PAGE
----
2012 Internet Crime Report Released
More Than 280,000 Complaints of Online Criminal Activity Reported in 2012
|FBI San Diego May 14, 2013|
Today, the Internet Crime Complaint Center (IC3) released the 2012 Internet Crime Report, a summary of reported fraudulent activity, including data and statistics. In 2012, the IC3 received and processed 289,874 complaints, averaging more than 24,000 complaints per month. Unverified losses reported to IC3 rose 8.3 percent over the previous year.
A new section in this year’s report includes charts for each of the 50 states detailing demographic, complaint, and dollar-loss data. The section allows for easy comparisons and convenient reference. Additional content includes frequently reported Internet crimes, case highlights, and graphs that explain the lifecycle of a complaint. The most common complaints received in 2012 included FBI impersonation e-mail scams, various intimidation crimes, and scams that used computer “scareware” to extort money from Internet users. The report gives detailed information about these and other commonly perpetrated scams in 2012. The IC3 works to educate the public and law enforcement about fraud trends.
“The 2012 Internet Crime Report reveals both the volume and the scope of Internet crime, as well as the efforts of IC3 and law enforcement to combat these crimes,” said National White Collar Crime Center Director Don Brackman. “As technology continues to advance, so will our efforts to stay one step ahead of cyber criminals.”
Richard A. McFeely, executive assistant director of the FBI’s Criminal, Cyber, Response, and Services Branch, said, “Criminals are increasingly migrating their fraudulent activities from the physical world to the Internet. Computer users who suspect or become victims of online fraud schemes—including suspicious e-mails, fraudulent websites, and Internet crimes—should report them to the IC3. The IC3 analyzes and makes connections among these reports and packages them for potential action by law enforcement.”
IC3 is a partnership between the Federal Bureau of Investigation (FBI), the National White Collar Crime Center (NW3C), and the Bureau of Justice Assistance (BJA). Since its start in 2000, the IC3 has become a mainstay for victims reporting Internet crime and a way for law enforcement to be notified of such crimes. IC3’s service to the law enforcement community includes federal, state, tribal, local, and international agencies that are combating Internet crime
- The IC3 received nearly 290,000 complaints from victims.
- Dollar losses arising from the 2012 complaints totaled almost $525.5 million.
- Most complaints came from the U.S., but some were sent from Canada, the United Kingdom, Australia, India, and other countries.
- California had the highest percentage of complaints (13.41), followed by Florida, Texas, New York, New Jersey, Pennsylvania, Illinois, Virginia, Ohio, and Washington.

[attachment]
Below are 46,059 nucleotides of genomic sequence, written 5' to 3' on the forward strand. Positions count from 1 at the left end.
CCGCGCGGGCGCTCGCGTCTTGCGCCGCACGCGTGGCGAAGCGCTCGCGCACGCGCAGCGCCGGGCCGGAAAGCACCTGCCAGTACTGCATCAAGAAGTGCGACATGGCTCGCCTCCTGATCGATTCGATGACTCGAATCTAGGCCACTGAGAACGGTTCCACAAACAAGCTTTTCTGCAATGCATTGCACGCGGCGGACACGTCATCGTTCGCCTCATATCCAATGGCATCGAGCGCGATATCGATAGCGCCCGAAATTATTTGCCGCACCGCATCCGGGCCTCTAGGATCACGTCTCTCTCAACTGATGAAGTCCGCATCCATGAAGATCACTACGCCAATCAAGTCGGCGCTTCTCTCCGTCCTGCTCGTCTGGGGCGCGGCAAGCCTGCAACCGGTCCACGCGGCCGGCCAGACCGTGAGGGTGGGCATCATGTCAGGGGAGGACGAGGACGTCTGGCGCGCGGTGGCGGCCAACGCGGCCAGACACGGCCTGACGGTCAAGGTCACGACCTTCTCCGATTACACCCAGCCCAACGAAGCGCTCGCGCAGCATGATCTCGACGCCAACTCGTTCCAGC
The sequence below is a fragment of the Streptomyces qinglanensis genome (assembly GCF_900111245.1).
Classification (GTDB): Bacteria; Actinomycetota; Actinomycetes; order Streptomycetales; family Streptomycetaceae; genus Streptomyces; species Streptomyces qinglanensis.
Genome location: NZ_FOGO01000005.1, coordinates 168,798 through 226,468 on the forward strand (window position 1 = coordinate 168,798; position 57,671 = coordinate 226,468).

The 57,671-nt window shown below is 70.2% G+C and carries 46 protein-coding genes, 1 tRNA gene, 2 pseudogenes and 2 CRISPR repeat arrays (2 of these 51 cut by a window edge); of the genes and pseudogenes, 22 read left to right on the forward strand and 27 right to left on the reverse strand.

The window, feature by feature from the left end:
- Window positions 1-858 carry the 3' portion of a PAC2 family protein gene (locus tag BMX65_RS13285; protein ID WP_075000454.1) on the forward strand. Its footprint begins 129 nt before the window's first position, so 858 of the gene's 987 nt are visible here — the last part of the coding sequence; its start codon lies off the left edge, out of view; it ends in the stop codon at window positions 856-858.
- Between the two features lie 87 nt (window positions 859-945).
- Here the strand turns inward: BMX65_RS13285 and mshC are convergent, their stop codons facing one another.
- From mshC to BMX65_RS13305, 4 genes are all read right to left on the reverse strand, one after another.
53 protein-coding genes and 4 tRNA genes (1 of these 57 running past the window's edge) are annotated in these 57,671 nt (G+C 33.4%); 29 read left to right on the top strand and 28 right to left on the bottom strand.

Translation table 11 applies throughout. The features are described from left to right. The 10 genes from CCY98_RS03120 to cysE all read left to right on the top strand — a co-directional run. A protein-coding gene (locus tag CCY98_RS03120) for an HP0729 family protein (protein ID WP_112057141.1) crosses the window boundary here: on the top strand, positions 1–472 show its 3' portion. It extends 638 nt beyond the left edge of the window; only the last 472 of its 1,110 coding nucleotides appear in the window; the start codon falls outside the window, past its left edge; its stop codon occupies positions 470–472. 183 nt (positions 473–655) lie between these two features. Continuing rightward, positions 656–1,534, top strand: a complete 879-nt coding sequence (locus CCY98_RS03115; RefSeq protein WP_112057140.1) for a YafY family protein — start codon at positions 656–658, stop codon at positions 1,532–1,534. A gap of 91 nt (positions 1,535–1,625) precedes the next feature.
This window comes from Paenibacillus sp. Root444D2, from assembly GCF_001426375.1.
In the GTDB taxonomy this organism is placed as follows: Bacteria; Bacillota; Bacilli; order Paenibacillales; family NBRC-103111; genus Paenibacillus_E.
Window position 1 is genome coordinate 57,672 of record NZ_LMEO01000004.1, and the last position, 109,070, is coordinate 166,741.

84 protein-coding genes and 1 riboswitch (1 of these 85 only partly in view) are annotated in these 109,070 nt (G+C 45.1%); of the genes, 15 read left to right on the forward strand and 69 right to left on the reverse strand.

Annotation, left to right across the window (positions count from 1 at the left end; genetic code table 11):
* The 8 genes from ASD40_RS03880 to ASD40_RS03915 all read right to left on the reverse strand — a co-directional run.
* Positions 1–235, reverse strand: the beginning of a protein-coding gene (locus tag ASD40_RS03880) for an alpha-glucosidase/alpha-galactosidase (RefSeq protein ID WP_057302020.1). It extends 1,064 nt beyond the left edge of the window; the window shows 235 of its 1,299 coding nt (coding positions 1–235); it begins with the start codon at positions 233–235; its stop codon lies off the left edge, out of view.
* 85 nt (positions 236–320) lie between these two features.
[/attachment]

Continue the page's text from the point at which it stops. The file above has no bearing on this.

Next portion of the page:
- Victims who reported losing money lost an average of nearly $4,600.
- More than 82 percent of complainants were ages 20-50, while 14 percent were 60 and over, and just over three percent were under the age of 20.
Fraud Advice for Consumers
- Be suspicious if the seller only accepts wire transfers or cash.
- If purchasing merchandise, ensure it is from a reputable source.
- Be wary of businesses that operate from P.O. boxes or mail drops.
- If you receive an unsolicited e-mail, be very cautious when responding to offers and giving out personal or financial information. Also, do not click on the links in these e-mails; instead, go directly to the organization’s official website.
Frequently Reported Scams
- Auto fraud: Criminals attempt to sell vehicles that they really do not own, usually advertising them on various online platforms at prices below market value. Often the fraudsters claim they must sell the vehicles quickly because they are relocating for work, are being deployed by the military, or have a tragic family circumstance and are in need of money. And in a new twist, criminals are posing as dealers rather than individual sellers.
- FBI impersonation e-mail scam: The names of various government agencies and government officials have been used in spam attacks for some time, and complaints related to spam e-mail purportedly sent by the FBI continue to be reported with high frequency. These scams, which include elements of Nigerian scam letters, incorporate get-rich inheritance scenarios, bogus lottery winning notifications, and occasional extortion threats.
- Intimidation/extortion scams: More popular ones involve payday loan scams (harassing phone calls to victims claiming they are delinquent on loan payments); process server scams (a supposed process server shows up at a victim’s house or place of employment but is willing to take a debit card number for payment in order to avoid court); and grandparent scams (fraudsters contacting elderly victims pretending to be a young family member in some sort of legal or financial crisis).
- Scareware/ransomware: There are different variations of these scams, but one involves victims receiving pop-up messages on their computers alerting them to purported infections that can only be fixed by purchasing particular antivirus software. Another involves malware that freezes victims’ computers and displays a warning of a violation of U.S. law and directions to pay a fine to the U.S. Department of Justice.
For more tips, go to the IC3’s 2012 Internet Crime Report (www.ic3.gov) and our Internet Fraud webpage.
About IC3IC3 receives, develops, and refers criminal complaints of cybercrime. IC3 gives victims a convenient and easy-to-use reporting mechanism that alerts authorities of suspected criminal or civil violations. For law enforcement and regulatory agencies at the local, state, federal, and international levels, IC3 provides a central referral mechanism for complaints involving online crime.